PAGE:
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Integrated Search Technologies — makers of the notorious IST Toolbar, is the target of a complaint by the CDT and the Canadian Internet Policy and Public Interest Clinic.

The Center for Democracy & Technology (CDT) and the Canadian Internet Policy and Public Interest Clinic (CIPPIC) today asked the US Federal Trade Commission (FTC) and the Canadian Competition Bureau to investigate the business practices of Montreal-based software distributor Integrated Search Technologies and several of its business partners located in the United States and elsewhere.

In a complaints filed with the FTC and the Competition Bureau, CDT and CIPPIC allege that Integrated Search Technologies (IST) and its affiliates have engaged in a widespread campaign of installing unwanted software on users computers, and have done so using unfair and deceptive practices prohibited by federal law.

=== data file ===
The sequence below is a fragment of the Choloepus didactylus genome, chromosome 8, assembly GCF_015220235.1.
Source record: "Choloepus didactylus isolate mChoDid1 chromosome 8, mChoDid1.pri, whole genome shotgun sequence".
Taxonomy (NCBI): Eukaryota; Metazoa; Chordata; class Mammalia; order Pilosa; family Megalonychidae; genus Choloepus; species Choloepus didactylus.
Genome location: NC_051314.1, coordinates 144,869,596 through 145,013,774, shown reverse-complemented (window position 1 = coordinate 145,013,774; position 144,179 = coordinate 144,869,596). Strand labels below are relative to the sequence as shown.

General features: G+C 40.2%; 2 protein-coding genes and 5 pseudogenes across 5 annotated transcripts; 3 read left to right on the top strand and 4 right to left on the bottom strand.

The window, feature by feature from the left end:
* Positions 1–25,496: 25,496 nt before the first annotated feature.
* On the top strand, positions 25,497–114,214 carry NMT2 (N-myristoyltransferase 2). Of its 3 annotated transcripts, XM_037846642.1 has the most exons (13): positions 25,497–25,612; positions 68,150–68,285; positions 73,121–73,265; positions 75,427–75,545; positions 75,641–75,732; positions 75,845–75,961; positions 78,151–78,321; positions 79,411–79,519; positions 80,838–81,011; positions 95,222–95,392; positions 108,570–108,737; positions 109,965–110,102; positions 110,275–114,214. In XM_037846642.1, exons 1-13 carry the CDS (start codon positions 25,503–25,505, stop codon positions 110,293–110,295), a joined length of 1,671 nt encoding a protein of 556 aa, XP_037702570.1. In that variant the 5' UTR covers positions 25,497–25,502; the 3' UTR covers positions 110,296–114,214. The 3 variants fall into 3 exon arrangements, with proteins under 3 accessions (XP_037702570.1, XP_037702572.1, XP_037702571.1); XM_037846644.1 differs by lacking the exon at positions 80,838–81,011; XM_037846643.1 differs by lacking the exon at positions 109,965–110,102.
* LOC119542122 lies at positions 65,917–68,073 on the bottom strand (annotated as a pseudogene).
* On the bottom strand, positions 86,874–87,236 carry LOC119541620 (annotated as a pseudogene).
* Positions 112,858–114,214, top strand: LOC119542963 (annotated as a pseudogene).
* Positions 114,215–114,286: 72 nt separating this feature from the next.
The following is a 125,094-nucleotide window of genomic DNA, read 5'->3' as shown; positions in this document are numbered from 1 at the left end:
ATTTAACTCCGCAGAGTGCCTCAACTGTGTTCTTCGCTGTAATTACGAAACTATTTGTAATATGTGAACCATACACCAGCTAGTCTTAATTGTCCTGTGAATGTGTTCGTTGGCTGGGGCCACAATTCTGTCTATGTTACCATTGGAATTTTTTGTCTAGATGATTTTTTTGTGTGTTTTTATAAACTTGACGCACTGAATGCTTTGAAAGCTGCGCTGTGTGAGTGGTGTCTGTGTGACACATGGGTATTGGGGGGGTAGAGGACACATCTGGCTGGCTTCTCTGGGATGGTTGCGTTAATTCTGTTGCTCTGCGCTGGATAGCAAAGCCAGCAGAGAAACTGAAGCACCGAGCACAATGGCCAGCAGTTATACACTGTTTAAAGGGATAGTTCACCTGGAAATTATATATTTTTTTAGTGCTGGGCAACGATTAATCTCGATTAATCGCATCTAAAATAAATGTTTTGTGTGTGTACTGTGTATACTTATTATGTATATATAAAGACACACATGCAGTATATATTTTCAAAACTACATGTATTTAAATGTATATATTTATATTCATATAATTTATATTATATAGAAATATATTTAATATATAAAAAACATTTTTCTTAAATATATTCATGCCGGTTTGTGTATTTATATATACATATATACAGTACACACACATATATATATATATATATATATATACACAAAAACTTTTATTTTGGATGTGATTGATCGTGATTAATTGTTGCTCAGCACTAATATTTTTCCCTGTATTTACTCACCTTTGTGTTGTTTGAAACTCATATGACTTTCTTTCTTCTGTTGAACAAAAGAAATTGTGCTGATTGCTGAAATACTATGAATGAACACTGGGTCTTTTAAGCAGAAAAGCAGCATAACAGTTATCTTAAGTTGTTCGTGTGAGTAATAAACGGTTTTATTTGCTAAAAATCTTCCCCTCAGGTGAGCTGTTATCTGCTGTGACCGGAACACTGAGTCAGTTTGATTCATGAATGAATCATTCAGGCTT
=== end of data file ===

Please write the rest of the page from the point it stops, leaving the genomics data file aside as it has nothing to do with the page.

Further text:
CDT’s complaint focuses on how IST and several of its affiliates —, ContextPlus, Meridian Business Ventures, Surf Accuracy and Internet Optimizer — rely used deceptive techniques to dupe Internet users into downloading software they did not ask to receive in exchange for little or no benefit. CIPPIC’s complaint documents how a specific ‘bundle’ of questionable software provided by IST was installed with neither notice nor consent. The unwanted programs, which can dramatically slow a computer’s performance, are installed in such a way that many users do not even know they are there. Making matters worse, the companies behind the programs in many cases deliberately design them to be difficult to uninstall.

Press release here. Complaint here.

Alex Eckelberry